Away from all the drama surrounding Elon Musk and his Twitter account, Bernstein says Model 3 production on track
Tesla Inc. shares got a shot in the arm Monday after Wall Street analyst notes that suggested the recent selloff might be a chance to own the stock at a discount.
Tesla TSLA, -2.38% shares rose more than 3% on Monday, their biggest one-day percentage jump in nearly three weeks, taking some sting out of their 9% losses in September and 30% decline since the start of the company’s going-private saga.
The stock traded as high as $278.91 in midday trading. It has lost 12% this year, which compares with gains of 8% and 5% for the S&P 500 index SPX, +0.19% and the Dow Jones Industrial Average. DJIA, -0.23%
Despite all the negative sentiment surrounding the stock — concerns about the potential legal fallout from CEO Elon Musk’s “funding secured” tweet, his recent erratic behavior, as well as executive departures — Tesla appears to be on track to meet Model 3 production goals and its profitability and cash flow targets, analysts at Bernstein, led by Toni Sacconaghi, said in a note.
There’s “upside potential from a ‘reversion to the mean’ in sentiment,” the Bernstein analysts said. “We note that over the last 18 months, retreats in the stock below $300 per share have usually presented attractive near-term entry points, and we suspect the same may be the case following last week’s turmoil.”
The analysts were referring to the 6.3% stumble for the shares on Friday, capping losses of nearly 13% on the week, after news that Tesla’s top accountant quit after less than a month on the job and the company’s HR director was not returning from a leave of absence, as well as the fallout from Musk appearing to smoke a joint during a filmed interview.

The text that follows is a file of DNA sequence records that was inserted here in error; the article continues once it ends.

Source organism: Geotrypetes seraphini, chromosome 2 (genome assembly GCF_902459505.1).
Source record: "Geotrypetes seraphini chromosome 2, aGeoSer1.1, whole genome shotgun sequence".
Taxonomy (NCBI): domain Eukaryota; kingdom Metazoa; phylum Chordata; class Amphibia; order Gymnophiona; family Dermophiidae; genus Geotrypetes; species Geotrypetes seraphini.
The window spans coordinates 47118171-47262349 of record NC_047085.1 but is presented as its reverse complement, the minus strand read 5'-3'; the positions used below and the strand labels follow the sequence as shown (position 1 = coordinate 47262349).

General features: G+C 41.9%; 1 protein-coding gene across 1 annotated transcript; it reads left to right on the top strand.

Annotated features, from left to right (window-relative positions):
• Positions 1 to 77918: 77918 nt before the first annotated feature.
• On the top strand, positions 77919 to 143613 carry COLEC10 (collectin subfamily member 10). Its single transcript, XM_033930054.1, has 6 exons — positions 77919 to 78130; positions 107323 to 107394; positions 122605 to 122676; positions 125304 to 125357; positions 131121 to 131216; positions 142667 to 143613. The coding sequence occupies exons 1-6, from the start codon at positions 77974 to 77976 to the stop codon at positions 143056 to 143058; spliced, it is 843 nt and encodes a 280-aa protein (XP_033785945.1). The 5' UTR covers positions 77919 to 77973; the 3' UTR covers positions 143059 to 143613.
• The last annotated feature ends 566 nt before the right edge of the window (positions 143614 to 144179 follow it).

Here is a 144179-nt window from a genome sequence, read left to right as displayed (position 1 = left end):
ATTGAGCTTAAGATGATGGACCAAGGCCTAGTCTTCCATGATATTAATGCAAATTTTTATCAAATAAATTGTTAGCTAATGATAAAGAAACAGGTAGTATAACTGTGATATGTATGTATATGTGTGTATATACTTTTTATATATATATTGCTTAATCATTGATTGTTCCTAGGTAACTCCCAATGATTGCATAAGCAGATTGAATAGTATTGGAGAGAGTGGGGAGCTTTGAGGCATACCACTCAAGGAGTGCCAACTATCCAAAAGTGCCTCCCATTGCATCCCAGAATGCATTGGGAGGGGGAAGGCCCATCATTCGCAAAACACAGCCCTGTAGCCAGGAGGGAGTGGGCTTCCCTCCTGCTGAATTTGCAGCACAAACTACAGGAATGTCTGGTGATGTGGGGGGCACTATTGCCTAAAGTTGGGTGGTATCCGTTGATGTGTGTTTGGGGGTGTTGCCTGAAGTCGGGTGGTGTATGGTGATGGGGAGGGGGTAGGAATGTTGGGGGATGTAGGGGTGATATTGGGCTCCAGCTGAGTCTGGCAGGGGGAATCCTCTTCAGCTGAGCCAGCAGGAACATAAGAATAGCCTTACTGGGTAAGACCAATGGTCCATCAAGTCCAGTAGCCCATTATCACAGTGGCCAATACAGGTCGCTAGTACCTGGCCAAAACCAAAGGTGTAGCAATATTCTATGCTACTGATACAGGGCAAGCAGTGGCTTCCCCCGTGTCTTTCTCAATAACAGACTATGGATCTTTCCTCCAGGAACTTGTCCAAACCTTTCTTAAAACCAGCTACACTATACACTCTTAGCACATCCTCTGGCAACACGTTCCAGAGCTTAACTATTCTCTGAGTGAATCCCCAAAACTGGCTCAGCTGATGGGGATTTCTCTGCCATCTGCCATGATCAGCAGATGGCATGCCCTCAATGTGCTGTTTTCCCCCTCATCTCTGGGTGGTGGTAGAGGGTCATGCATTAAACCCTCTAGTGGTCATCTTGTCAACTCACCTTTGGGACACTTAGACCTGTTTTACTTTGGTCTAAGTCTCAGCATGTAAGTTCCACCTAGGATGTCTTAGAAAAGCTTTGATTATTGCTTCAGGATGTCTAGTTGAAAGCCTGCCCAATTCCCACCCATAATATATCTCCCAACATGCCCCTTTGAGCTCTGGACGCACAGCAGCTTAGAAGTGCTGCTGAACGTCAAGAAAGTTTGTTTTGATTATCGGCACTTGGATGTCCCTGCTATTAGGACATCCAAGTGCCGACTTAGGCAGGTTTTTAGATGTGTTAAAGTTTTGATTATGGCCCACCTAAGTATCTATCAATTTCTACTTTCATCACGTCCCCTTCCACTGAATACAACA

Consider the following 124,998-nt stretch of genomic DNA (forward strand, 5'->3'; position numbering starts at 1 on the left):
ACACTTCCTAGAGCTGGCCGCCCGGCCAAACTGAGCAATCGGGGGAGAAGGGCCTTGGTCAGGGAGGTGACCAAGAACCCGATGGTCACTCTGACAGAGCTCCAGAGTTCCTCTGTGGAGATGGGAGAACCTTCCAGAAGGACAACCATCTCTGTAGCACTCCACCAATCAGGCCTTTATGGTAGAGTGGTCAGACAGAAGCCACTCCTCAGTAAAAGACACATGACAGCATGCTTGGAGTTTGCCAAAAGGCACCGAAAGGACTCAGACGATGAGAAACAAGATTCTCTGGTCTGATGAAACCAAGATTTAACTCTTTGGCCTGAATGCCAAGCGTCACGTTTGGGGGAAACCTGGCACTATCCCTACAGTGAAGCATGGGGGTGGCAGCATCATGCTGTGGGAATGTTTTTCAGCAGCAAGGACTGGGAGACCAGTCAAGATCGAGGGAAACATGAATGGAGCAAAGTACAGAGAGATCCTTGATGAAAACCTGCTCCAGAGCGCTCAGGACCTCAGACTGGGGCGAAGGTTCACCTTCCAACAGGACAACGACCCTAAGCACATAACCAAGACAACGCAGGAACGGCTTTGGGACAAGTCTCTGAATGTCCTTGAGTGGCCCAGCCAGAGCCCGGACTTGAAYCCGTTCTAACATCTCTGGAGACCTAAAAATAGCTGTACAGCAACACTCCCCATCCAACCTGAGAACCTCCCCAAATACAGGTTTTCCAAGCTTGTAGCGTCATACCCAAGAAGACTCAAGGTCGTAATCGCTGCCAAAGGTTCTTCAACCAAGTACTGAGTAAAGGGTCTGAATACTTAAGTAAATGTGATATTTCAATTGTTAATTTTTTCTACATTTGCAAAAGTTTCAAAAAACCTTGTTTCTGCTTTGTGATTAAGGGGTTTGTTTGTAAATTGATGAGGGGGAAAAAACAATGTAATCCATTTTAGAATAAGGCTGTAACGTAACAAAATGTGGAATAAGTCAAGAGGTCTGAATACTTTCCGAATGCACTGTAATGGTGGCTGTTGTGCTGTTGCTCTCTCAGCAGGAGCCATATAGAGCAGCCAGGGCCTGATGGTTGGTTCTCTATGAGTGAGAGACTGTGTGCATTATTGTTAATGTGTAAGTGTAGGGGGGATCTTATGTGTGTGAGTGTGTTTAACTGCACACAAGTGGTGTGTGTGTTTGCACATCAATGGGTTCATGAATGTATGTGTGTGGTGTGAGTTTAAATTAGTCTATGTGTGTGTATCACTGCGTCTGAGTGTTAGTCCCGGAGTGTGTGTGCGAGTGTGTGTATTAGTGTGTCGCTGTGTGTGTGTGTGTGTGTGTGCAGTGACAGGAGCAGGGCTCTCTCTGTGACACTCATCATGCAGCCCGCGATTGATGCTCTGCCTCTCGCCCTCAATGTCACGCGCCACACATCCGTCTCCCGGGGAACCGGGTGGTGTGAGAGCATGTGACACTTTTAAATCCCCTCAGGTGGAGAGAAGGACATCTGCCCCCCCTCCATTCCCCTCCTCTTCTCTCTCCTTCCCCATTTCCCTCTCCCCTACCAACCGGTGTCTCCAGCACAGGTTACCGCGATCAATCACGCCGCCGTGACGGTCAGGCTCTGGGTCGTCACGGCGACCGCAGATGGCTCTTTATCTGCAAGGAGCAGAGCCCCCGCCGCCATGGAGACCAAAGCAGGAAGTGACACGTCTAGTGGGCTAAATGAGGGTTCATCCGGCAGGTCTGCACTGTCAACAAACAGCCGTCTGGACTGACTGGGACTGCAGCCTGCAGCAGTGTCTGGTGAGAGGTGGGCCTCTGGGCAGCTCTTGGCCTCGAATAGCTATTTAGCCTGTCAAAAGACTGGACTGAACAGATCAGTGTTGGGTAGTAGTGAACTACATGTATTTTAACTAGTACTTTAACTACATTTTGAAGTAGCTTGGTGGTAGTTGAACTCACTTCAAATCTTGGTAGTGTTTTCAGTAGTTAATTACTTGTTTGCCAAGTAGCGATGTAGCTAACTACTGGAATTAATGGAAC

Analysts at Baird, meanwhile, reiterated their equivalent of a buy rating on the stock and named it a “fresh pick,” saying “strong fundamentals should drive shares higher,” with investors underestimating results in the second half of the year.
They also played down the departure of Dave Morton, the company’s top accountant, which ignited Friday’s selloff. His leaving reflects “the intensity of (Tesla’s) work culture, and is not indicative of problems with fundamentals or financial reporting,” the Baird analysts, led by Ben Kallo, said.
Needham analyst Rajvindra Gill struck a more cautious tone on Tesla, highlighting longer-term hurdles for the company. He kept the equivalent of a sell rating on the shares.
Tesla stock’s decline can be attributed “squarely to issues with management credibility,” he said. While Tesla could benefit from margin improvements in the second half of the year, “we have several concerns going into 2019,” including declining emissions credits, accelerating price pressure on Tesla’s pricier models, and more competition.